We're in the last month of this construction project; the Springwater Trail reopens by the 31st

DAVID F. ASHTON - Within just one week, the new culvert was installed, the cut was filled, and the railroad tracks were spiked back into place. The Springwater Trail itself will be restored and opened through Oaks Bottom by October 31. What had seemed like a very difficult challenge was successfully completed in a remarkably short period of time, at the Oaks Bottom Wildlife Refuge Habitat Enhancement Project, in August.

This large-scale project – a cooperative effort among Bureau of Environmental Services (BES), Portland Parks & Recreation, and the U.S Army Corps of Engineers – makes improvements to habitat for protected wildlife species, and adds amenities along the Springwater Corridor Trail. It should also reduce mosquito problems in the summertime.

With the Springwater Trail and railroad berm excavated, contractors installed the open bottom section of the new culvert, including the culvert arch footings. A cofferdam held back Willamette River water from entering the lagoon, allowing for a dry work area.

"Because this is an open-bottom culvert, it's going to have a natural grade going through," explained LKE Corporation President and Lead to Ecologist L. Kim Erion on August 25, as the culvert arches were being placed.

"We've put in stream cobble and small riprap, and sand that will be graded in, and then smoothed out on both sides – so it will be more of a channel structure, rather than just a flat bottom culvert," Erion explained.

Low summertime water levels and and low river tides created a challenge – the barge-mounted crane couldn't get close enough to the worksite to place the precast 20,000 pound arch sections in place.

"But we've solved this problem by using an ancient construction technique, just like the Egyptians," quipped Erion. "The crane is lowering each arch segment as far back as it can reach onto steel pin rollers in the keyway; then the excavator pulls it, on the 'rollers', into place."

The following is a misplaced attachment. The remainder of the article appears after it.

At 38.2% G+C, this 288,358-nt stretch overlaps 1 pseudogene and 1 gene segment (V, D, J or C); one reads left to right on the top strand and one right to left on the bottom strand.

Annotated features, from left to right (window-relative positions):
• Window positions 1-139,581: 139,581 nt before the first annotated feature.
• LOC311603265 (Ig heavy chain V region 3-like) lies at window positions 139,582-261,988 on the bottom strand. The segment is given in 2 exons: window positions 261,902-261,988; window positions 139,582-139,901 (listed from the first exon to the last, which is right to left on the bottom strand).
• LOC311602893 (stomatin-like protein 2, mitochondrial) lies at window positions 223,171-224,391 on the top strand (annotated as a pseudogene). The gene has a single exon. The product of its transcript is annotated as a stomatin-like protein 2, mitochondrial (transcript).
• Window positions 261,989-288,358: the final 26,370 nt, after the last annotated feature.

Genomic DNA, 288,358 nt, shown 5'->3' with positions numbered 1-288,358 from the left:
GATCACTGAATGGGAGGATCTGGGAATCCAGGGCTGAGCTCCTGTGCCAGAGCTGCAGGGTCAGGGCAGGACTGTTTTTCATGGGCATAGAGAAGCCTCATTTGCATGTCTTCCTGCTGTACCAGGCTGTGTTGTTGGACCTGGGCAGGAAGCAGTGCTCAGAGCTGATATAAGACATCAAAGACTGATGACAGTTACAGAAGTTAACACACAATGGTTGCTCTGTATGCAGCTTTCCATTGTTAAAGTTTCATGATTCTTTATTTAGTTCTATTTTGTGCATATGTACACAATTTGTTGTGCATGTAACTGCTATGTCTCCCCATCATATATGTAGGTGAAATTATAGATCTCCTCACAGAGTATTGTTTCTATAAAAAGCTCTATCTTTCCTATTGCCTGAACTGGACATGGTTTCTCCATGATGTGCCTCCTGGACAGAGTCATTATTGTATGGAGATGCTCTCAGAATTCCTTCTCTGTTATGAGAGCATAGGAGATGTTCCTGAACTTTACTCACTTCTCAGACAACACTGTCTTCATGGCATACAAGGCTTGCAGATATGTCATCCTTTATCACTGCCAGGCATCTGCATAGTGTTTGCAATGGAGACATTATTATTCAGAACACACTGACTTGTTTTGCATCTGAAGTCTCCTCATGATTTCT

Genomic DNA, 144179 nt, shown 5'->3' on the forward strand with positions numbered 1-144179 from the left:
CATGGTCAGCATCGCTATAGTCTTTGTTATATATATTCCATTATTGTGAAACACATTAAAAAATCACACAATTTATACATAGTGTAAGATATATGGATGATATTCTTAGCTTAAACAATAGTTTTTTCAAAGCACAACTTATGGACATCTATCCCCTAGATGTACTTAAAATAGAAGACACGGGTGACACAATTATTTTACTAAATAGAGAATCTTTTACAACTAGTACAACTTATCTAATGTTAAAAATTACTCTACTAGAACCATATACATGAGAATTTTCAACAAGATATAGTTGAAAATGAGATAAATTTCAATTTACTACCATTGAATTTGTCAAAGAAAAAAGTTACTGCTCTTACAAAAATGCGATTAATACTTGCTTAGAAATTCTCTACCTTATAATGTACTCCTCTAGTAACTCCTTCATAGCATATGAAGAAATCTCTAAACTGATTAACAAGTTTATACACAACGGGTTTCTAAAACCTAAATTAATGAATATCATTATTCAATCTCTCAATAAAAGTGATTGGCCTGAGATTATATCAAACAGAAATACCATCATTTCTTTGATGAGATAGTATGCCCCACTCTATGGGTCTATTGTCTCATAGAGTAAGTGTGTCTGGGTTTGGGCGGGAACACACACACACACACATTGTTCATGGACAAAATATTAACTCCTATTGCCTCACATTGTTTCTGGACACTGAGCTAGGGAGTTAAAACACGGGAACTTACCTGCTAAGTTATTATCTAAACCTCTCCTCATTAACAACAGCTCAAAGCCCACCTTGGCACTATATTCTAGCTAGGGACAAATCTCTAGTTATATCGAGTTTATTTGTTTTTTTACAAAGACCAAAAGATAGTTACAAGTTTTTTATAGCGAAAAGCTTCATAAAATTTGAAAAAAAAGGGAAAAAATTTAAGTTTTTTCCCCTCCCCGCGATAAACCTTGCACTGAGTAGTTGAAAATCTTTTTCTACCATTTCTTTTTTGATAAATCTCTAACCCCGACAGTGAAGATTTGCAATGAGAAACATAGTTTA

DAVID F. ASHTON - One by one, new culvert arch segments were lifted into place, before the berm cut was filled and restoration of the Springwater Trail began. With the arch segments now in place, contractors have been working around the clock to fill the cut in the berm, tamping down the material layer by layer, until it was back at grade with the Springwater Corridor Trail.

By Labor Day, the Oregon Pacific Railroad tracks were in back in place, and trains were running again. By the end of October the Springwater Trail will again be open through Oaks Bottom.

As THE BEE visited the site along with Portland BES Capitol Project Manager Sean Bistoff on September 5, we found looking up at the new culvert to be an awesome sight.

"The work that has been done so far is incredible," marveled Bistoff. However, he added, this project is far more that replacing a culvert.

"By removing the old culvert and the small dam – and adding roughly 2,000 linear feet of channel through Oaks Bottom, from the new culvert to the edge of the lagoon – this project is converting the area from being a reservoir into being a well-functioning wetland, which now will fluctuate naturally with the Willamette River water elevation."

The project's focus has been on providing juvenile salmon a refuge from the open river, in the lagoon, during their migration to the sea, Bistoff pointed out. "But it's also a project that benefits all native species that use this wetlands – including beaver, otter, mink, deer, and the many songbirds that make this home; improvements will benefit many species."

Before the project ends, workers will fine-tune the depth of the slough channel, continue installing channel-side amenities, and create a new "bump-out" viewing area along the Springwater Trail over the culvert.

The Springwater Corridor Trail should be open again by, if not before, Hallowe'en.

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